Sexual and reproductive health

WHO publishes new multinational fetal growth charts

New research shows variation in fetal growth between countries.

24 January 2017: A new study, published today by PLOS Medicine, shows that there is significant variation in fetal growth between countries. The study also found that fetal growth was to some extent influenced by maternal age, height, weight, parity and by fetal sex. A significant variation in birth weight was also observed between countries. The article which is open access also provides new WHO charts for estimating fetal growth and should be particularly useful for countries who may not have resources to develop their own charts.

A doctor performs ultrasound at a Hospital, Tigray region, Ethiopia
UNICEF/Ose

The research, that included 1387 healthy women with low-risk pregnancies, was a collaboration between WHO’s Department of Reproductive Health and Research and the Special Programme of Research (HRP) together with investigators from 10 countries (Argentina, Brazil, Democratic Republic of Congo, Denmark, Egypt, France, Germany, India, Norway and Thailand).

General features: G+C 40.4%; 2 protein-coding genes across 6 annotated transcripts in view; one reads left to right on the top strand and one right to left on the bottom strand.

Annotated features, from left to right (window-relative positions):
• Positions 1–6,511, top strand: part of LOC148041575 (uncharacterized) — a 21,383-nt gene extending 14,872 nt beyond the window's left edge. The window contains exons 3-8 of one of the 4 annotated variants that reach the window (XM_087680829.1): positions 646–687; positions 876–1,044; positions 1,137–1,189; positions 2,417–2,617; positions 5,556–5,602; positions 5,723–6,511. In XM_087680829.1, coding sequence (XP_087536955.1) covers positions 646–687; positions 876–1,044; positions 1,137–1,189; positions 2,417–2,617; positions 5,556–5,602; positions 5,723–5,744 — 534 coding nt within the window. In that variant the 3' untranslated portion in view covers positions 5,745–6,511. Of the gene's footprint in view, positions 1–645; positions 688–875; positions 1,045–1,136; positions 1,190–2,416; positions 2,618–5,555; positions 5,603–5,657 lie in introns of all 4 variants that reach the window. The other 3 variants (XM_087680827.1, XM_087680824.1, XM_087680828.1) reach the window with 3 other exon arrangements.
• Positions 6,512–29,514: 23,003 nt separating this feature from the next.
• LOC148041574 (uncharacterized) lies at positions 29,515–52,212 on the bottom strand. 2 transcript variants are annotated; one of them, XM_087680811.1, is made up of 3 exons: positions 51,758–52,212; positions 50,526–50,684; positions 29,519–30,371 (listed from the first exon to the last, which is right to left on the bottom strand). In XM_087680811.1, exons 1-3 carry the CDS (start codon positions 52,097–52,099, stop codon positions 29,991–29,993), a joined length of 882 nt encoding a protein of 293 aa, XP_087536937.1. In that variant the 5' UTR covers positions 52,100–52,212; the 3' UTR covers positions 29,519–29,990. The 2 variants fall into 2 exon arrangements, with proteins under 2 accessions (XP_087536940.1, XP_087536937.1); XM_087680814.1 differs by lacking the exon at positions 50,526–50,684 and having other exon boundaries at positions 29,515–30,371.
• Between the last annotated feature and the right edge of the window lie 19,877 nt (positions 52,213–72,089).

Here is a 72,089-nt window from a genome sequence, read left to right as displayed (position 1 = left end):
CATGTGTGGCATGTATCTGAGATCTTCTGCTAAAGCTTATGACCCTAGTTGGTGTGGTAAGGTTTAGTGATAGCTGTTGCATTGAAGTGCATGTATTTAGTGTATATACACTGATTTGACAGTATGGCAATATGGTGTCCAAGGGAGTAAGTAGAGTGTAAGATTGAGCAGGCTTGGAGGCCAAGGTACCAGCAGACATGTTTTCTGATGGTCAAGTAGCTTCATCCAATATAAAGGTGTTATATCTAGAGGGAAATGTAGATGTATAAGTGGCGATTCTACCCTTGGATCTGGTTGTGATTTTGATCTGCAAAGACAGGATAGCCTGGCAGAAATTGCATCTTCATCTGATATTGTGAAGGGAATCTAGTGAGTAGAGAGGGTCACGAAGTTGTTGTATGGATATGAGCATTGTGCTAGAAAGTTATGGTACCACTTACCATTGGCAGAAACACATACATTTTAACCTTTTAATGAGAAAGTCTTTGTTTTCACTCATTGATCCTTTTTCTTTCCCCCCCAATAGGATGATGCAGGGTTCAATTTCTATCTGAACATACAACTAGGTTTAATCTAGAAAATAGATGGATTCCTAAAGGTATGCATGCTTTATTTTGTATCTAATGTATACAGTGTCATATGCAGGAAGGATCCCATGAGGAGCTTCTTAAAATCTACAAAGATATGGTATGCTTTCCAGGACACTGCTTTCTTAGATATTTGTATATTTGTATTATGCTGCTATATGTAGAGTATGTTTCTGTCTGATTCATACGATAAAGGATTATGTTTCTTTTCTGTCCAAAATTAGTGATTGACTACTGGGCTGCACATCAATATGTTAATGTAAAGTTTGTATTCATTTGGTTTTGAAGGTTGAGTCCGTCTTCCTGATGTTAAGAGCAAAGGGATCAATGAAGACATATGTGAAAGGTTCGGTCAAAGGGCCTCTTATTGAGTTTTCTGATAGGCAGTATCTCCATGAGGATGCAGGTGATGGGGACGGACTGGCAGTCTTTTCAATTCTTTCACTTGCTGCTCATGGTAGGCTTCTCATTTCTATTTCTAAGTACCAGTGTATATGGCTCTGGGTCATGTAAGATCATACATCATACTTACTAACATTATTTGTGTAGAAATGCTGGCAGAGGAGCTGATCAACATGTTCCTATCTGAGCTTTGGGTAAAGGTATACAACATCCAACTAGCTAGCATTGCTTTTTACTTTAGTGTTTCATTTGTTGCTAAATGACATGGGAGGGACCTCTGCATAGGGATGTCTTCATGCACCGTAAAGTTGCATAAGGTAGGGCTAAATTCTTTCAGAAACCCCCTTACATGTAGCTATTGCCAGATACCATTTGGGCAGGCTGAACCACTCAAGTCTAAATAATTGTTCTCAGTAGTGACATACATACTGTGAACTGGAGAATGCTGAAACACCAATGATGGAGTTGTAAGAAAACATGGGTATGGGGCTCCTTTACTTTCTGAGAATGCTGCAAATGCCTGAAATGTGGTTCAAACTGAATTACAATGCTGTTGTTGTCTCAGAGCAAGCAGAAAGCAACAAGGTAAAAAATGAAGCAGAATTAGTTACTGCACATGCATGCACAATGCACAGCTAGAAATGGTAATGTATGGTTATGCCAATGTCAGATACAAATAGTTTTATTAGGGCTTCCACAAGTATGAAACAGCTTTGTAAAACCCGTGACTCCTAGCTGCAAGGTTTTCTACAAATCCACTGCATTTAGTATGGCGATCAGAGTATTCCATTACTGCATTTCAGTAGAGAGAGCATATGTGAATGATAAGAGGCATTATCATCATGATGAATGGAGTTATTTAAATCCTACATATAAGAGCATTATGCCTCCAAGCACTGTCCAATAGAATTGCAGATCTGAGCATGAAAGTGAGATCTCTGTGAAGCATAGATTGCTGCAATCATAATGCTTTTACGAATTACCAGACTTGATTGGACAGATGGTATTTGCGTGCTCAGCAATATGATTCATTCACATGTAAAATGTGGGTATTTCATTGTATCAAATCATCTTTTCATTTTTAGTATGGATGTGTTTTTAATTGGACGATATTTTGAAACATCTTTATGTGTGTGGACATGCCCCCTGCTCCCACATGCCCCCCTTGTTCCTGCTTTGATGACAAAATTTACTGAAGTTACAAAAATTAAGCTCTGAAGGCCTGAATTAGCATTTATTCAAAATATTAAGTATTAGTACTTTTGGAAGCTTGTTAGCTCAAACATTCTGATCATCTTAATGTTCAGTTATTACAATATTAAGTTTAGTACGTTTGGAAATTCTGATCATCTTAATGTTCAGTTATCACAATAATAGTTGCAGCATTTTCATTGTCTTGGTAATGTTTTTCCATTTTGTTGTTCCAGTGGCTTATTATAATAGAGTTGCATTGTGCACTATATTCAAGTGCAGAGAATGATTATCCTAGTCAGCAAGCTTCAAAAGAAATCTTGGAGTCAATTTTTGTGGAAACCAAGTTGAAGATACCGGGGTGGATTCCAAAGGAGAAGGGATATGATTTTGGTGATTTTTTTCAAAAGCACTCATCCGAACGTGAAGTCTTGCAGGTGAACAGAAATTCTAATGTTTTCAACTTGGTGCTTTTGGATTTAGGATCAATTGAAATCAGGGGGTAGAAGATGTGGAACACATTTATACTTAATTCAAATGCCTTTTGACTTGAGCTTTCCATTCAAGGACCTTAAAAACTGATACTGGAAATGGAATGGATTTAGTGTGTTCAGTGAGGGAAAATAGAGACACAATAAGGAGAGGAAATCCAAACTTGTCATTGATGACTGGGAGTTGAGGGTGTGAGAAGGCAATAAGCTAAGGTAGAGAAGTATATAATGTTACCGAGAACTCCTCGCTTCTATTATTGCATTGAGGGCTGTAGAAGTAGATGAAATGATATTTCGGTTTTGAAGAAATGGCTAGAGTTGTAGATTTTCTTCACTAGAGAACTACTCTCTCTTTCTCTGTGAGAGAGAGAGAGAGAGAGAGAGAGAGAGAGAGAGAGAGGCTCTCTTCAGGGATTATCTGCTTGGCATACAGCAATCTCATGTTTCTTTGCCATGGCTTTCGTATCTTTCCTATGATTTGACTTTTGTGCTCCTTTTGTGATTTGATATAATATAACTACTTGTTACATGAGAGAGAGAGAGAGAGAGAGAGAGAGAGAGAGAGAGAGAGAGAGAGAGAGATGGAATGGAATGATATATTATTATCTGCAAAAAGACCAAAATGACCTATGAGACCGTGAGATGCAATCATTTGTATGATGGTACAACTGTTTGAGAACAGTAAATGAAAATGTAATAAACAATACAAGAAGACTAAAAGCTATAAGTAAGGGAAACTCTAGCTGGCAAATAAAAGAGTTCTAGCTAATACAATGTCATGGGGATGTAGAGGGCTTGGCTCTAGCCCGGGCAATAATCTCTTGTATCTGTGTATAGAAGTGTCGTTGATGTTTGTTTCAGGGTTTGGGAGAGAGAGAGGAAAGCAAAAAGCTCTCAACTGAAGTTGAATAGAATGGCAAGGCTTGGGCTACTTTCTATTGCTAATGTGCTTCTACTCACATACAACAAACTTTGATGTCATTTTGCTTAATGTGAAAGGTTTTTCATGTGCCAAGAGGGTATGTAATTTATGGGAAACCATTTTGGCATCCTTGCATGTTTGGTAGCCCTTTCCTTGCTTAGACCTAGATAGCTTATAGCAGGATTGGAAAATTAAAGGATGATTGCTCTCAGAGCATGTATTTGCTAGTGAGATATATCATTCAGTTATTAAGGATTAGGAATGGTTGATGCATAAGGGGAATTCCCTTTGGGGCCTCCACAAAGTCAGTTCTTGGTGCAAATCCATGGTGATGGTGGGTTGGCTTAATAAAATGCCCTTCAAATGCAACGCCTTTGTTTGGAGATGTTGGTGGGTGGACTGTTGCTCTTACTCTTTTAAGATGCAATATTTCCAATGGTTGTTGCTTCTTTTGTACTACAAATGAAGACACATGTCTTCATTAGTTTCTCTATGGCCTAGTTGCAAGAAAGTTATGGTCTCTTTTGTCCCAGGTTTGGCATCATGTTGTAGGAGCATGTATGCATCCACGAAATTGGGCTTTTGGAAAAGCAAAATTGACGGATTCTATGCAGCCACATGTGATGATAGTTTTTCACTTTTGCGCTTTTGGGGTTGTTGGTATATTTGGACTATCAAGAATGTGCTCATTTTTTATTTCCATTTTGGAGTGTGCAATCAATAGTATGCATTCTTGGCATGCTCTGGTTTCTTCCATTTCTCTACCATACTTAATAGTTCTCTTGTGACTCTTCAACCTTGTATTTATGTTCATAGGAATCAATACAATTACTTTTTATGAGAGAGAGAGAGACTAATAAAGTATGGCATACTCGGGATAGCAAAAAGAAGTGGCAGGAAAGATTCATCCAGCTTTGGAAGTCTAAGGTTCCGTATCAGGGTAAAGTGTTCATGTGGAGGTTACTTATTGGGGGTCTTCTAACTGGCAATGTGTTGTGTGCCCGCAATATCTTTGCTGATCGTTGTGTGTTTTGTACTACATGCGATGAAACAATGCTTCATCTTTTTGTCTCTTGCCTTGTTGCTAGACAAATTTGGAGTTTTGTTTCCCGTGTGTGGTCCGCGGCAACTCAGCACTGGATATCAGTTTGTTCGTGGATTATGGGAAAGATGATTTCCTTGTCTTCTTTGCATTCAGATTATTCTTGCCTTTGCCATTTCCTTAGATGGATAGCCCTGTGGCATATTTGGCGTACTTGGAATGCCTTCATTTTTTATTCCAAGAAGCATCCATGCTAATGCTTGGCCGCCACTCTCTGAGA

Using repeated ultrasound measurements the researchers were able to establish fetal growth charts for head and abdominal circumference, length of thigh bone and fetal weight. Estimating fetal weight is important as small size at birth is associated with perinatal mortality and child morbidity as well as longer-term health risks as an adult.

Ultrasound estimation of fetal weight is widely used and is a key tool in identifying and managing high-risk pregnancies. Many countries, however, use fetal growth charts that are based on a single population from high-income countries. The differences observed between countries in the WHO study, with regard to maternal factors (for example age, weight, parity) and fetal sex, indicate that local diagnosis may be improved when these factors are taken into account. Using the new WHO internationally-adjusted fetal growth charts is therefore recommended. The study includes an example of fetal growth charts that have been adjusted for sex. Building on the results of this study, WHO is currently developing guidance that will allow countries to develop fetal growth charts specific to their own country.